But remember, GET A SPORRAN TOO!  A kilt without a sporran is a skirt.   

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Thankee for the link, Cyrus!  I'll check 'em out...!

 

Despite the protests of the Scout Executive, the three times I served on Wood Badge staff kilts were worn by those who had 'em.  I didn't, darnit.  Anyway, the guy just didn't like kilts, but he was largely ignored on that subject.  ^_^

 

Wood Badgers would of course wear the Maclaren tartan, but "utility kilts" have become pretty popular at summer camp, "family camp," Camporees, and whatever.  

 

Hm.  Mebbe I oughtta get an OD utility kilt and a Maclaren and a Sutherland....   :rolleyes:

 

Oh ~ I will make my own sporran.  Wanna eventually fire up the forge and make my own sgian-dubh, too.   ;)

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Oh, come on.  Maybe $150 for the fabric, a good heavy belt, a shirt and an "Irish jacket" and you're all set with a Feileadh Mòr.  Less if you go with a wool/poly blend.  
Ancient Highland Dress | Scottish Tartans Authority

 

Ancient Highland Dress | Scottish Tartans Authority

 

Tartans & Plaids

 

Make your own sporran, most of the commercial ones I've seen don't hold much:

Sporran Pattern. I have made this and it looks wonderful - full ...

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4 minutes ago, Hardpan Curmudgeon SASS #8967 said:

Thankee for the link, Cyrus!  I'll check 'em out...!

 

Despite the protests of the Scout Executive, the three times I served on Wood Badge staff kilts were worn by those who had 'em.  I didn't, darnit.  Anyway, the guy just didn't like kilts, but he was largely ignored on that subject.  ^_^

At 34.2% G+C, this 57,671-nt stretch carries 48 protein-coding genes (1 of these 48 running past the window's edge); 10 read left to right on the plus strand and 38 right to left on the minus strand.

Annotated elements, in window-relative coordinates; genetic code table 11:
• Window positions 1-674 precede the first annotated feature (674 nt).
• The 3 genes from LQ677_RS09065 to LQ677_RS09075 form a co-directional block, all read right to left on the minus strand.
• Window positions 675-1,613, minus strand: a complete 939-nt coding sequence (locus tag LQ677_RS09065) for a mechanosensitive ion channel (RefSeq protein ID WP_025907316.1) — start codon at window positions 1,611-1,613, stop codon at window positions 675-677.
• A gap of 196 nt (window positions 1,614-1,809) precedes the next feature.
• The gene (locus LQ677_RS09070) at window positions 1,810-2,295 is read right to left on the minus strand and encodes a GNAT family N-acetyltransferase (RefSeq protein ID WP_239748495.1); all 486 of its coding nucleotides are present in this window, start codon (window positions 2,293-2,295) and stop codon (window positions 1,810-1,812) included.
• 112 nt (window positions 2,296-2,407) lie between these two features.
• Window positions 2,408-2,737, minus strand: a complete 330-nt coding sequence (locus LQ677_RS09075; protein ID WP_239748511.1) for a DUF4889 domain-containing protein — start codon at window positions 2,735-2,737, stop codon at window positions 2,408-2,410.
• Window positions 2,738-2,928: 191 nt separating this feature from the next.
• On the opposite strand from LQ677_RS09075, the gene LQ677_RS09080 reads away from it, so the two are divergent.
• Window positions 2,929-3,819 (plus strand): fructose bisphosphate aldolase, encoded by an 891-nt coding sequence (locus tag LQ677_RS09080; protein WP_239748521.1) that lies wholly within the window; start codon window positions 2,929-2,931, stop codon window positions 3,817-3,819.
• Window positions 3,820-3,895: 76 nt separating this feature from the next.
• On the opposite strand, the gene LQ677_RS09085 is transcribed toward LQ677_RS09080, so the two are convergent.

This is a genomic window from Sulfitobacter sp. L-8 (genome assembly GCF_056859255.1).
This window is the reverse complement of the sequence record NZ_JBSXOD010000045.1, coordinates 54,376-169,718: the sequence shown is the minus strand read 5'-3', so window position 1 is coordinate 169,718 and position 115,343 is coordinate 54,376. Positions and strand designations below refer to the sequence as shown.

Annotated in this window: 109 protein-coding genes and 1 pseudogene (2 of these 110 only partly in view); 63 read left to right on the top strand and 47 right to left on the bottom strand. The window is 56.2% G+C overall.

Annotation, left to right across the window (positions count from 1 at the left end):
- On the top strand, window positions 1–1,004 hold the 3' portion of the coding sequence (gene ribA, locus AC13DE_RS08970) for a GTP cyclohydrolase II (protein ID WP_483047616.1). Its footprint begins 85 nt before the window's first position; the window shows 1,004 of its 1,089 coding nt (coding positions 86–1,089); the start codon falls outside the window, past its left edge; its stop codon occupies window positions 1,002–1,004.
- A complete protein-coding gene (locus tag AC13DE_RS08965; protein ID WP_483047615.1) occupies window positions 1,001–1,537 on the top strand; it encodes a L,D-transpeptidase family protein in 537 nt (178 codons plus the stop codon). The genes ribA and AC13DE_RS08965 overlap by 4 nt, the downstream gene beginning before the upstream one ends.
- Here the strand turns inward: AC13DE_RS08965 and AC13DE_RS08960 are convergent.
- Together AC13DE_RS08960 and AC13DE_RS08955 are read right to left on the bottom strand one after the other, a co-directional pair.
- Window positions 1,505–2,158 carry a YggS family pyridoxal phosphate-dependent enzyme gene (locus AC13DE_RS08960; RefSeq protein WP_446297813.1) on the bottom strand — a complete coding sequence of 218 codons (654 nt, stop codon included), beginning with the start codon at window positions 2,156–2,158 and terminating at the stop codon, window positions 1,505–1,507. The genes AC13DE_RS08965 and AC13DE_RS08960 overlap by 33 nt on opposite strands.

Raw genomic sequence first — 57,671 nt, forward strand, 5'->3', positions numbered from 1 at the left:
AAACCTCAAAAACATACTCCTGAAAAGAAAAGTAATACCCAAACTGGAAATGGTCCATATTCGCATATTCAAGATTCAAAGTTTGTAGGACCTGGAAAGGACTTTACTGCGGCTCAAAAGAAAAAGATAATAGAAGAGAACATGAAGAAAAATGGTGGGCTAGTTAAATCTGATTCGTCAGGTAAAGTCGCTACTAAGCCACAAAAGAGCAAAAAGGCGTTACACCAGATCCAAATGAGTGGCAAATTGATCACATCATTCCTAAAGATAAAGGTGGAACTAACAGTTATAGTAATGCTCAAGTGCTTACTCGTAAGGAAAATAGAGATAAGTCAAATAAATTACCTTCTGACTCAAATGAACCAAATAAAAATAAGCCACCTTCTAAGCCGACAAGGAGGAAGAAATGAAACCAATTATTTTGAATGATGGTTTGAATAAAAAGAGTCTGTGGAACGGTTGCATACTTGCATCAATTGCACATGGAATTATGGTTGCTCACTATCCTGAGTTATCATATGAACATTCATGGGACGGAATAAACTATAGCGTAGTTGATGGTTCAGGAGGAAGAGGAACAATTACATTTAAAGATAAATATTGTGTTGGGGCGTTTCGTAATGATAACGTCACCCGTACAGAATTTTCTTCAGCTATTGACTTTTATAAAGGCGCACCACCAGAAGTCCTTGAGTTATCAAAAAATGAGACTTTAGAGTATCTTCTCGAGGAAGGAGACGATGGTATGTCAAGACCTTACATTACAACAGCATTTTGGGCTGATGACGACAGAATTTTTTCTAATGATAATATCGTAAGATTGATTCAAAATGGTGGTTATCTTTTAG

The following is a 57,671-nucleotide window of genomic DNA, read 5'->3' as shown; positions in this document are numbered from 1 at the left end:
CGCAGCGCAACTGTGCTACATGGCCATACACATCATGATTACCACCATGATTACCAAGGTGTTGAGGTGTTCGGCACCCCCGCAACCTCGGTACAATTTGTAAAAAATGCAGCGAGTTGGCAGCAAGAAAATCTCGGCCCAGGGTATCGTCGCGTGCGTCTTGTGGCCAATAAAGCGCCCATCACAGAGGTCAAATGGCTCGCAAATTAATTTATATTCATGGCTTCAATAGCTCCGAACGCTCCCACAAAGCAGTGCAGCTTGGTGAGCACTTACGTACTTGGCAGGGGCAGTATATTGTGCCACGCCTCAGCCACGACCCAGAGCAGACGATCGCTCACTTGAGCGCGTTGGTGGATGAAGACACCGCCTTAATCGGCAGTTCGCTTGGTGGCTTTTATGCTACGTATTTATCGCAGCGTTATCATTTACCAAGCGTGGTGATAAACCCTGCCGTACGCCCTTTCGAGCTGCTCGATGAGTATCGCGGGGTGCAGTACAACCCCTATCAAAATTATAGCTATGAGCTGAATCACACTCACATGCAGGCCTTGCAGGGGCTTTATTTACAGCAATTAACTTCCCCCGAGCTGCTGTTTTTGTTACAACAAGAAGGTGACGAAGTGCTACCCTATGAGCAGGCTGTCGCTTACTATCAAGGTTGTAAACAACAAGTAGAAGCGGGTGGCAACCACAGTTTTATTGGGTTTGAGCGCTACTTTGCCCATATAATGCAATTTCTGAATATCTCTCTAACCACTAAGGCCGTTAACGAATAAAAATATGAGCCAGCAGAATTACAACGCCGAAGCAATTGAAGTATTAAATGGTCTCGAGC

Wood Badgers would of course wear the Maclaren tartan, but "utility kilts" have become pretty popular at summer camp, "family camp," Camporees, and whatever.  

 

Hm.  Mebbe I oughtta get an OD utility kilt and a Maclaren and a Sutherland....   :rolleyes:

 

Oh ~ I will make my own sporran.  Wanna eventually fire up the forge and make my own sgian-dubh, too.   ;)

 

Occasionally a nay-sayer will point out that BSA uniform regulations do not have provisions for a kilt.

 

**BUT**

 

1- BSA is not the military.  Uniform regulations are not military regulations.

 

2- Baden-Powell himself described the Scouting uniform when the movement was new.  He said the uniform shirt should be worn with olive trousers, "or a kilt if he is a Scotsman."  Therefore, kilts were part of his original vision.

 

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Over the years I have successfully nominated four people for the Silver Beaver.  The first was a lady named Rose... she wore her Maclaren kilt to the formal awards dinner.  The fella mentioned above cringed a mite, but not a word was said.  :lol:

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Posted (edited)

My dad taught me as a kid.
He was an eye doctor who wanted to be a blacksmith.

I'm pretty decent on a DC-reverse rig.
It just sits quietly in the garage until called on again.
This is less and less as the years continue to mount up.
I wanted to learn TIG, but never had any real need to justify the expense.

Edited by bgavin

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I was a certified nuclear welder using mig or stick until Three Mile Island, then I went to ornamental iron and structural steel. Not a job for sissies in Phoenix in the summer such as the day it hit 122 degrees. A back surgery ended that line of work and I learned property appraisal.